Take in as much air as you can.
This story should last about as long as you can hold your breath, and then just a little bit longer. So listen as fast as you can.”
An excerpt from a short story that should last about as long as you can hold your breath, and then a little bit longer. So how long is a short? Well, that depends on how fast you can read. Or at least, how fast Chuck Palahniuk thinks you can read.
A cult icon and a writer first; a human being second. Palahniuk has that ability: the ability to rip open his reader’s minds and let them fall face first into his writing. The reprehensible scribbling of this novelist is inspired by friends, family, and personal experiences. He can flesh out the best and worst possible events that could ever take place in one’s lifetime and perhaps even beyond. And the reader gets to live it, through the 300 hundred pages or so that they are betrothed by.
1962 a symbolic year for the future of our culture: it was the year we entered our corporate fate with the opening of Wal-Mart, a beloved idol by the name of Marilyn succumbed to addiction and perished, the Cold War sustained, Andy Warhol decided soup was considered art, and silicone breast implants were used for the first time.
1962 also brought an imminent life form into the world by the name of Charles. A boy from Burbank Washington who graduated in 1980 from Columbia high, with the prominent “Most-Wittiest” student award: clearly a prophecy to the rest of his life. This clever young man quickly unraveled into the transgressional fictional novelist we know today as Chuck Palahniuk.
Chuck’s most celebrated novels include the dirty secrets of sex addicts and porn stars, detailed recipes for explosives, satirical fates of the working poor and legends of an uncensored society. Chuck’s characters all seem to run some sort of scam and have an unorthodox way of getting their dirtiest desires met which can relate in so many ways to today’s wicked society.
Chuck’s first book Insomnia: If You Lived Here, You’d Be Home Already remains unpublished, however some aspects were salvaged and used in his third and most successful novel Fight Club. Invisible Monsters was the second novel written by Palahniuk but was considered to be too dark to be published. Ironically Fight Club – a much more ominous novel was then published, which just goes to show just how sinister our society really is. Invisible Monsters was later released. Survivor was the next book that was published which is considered to be a satirical commercial cultural story of a man involved in a death cult whose life is exploited when he is the only member of this religious group left. This marked the beginning of Palahniuk’s own cult following. Other substantially famous novels include: Snuff the story of a porn priestess who intends to top her legendary career by breaking the world record for serial fornication in a porn movie; Diary which is the “coma-chronicles” kept by a women whose husband has been left in a coma after a suicide attempt as well as Haunted which is made up of twenty-three of the most horrific, side-splitting, stomach churning narratives centered around a group of people taking part in a secret writers’ retreat.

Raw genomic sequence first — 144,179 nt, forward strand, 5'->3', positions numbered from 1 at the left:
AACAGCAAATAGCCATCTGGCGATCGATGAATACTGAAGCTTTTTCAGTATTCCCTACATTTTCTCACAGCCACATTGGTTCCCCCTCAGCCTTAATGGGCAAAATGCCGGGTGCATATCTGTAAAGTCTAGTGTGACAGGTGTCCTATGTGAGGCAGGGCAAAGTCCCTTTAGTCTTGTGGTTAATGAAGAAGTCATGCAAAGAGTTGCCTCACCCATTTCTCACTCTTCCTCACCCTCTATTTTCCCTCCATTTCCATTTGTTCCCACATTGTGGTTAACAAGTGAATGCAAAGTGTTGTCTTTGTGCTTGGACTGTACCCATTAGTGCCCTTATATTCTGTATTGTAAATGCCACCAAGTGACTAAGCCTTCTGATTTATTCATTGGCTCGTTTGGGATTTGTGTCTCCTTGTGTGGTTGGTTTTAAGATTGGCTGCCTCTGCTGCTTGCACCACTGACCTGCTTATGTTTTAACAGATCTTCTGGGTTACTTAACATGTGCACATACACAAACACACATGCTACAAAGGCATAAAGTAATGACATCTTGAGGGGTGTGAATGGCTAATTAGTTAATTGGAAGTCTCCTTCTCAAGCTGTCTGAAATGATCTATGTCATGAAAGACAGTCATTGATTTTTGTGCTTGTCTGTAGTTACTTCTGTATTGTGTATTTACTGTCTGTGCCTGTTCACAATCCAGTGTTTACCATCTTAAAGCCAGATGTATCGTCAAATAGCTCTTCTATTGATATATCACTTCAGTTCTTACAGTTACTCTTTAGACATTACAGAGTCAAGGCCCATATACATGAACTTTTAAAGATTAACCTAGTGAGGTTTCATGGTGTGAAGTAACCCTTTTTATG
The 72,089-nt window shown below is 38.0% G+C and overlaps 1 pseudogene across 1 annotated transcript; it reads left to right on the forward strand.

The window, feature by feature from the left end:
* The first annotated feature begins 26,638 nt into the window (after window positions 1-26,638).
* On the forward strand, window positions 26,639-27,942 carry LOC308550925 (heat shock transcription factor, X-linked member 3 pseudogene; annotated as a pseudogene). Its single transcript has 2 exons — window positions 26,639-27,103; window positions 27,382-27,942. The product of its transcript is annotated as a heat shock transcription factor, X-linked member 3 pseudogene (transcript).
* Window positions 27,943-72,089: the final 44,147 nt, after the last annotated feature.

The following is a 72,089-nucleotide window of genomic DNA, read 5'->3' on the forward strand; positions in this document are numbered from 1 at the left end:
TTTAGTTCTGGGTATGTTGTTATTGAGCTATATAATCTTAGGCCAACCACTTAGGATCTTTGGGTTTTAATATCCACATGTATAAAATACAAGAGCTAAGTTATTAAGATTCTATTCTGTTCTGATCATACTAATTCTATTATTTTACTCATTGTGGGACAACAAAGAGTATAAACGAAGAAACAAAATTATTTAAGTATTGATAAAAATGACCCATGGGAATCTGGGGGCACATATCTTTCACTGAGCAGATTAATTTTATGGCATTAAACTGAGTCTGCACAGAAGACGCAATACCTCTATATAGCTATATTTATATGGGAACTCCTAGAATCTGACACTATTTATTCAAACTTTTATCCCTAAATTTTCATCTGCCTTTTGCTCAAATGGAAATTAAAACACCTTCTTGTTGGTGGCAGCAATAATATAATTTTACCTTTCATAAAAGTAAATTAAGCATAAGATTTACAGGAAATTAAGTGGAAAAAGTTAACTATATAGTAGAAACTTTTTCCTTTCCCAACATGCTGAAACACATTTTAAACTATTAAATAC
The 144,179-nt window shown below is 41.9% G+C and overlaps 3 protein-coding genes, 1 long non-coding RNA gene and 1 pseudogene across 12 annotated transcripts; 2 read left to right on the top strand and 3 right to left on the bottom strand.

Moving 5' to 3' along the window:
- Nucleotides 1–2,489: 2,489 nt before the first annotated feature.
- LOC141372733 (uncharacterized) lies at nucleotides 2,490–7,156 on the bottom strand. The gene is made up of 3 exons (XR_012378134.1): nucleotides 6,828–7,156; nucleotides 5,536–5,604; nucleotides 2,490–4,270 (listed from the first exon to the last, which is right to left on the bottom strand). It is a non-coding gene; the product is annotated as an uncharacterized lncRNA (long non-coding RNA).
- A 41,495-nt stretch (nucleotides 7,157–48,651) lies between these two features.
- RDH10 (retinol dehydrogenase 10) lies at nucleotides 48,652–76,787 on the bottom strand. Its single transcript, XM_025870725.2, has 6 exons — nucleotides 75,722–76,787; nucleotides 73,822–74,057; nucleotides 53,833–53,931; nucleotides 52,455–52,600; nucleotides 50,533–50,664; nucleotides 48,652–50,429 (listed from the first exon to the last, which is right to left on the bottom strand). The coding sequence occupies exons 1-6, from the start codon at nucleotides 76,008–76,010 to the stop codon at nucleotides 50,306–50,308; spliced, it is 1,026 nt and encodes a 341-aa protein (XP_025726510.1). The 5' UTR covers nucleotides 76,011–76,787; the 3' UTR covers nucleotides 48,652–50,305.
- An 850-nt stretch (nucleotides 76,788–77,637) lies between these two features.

Several of Chuck’s novels have been successful enough to become movies. Most famously Fight Club starring Edward Norton and Brad Pit as the deeply disturbed schizophrenic character Tyler Durden. Adapted by director David Fincher, the film was released in 1999. Another novel turned movie was more recently Choke directed by Clark Gregg depicting the life of a sex-addict con-man who scams people into giving him money by pretending to choke at restaurants. Titles such as Survivor, Invisible Monsters & Haunted are also in the process of becoming major features. It is still too early in production to predict the future of such films.
The known future of Chuck Palahniuk lies with the upcoming novel to be released in May of 2009: Pygmy, based around a protagonist terrorist whose science project is intended to kill millions when it explodes in Washington. The unknown future is just about as mysterious as the inner workings of Chuck himself. The man’s ability to merely describe, whether it be through his short stories, fiction or non-fiction can send the most intense chills up your spine, implant horrifically detailed images in your mind, and make you sick to your stomach just by words. His use of the English language has the capability to take the breath straight from your lungs.
“Now you can take a good, deep breath. I still have not”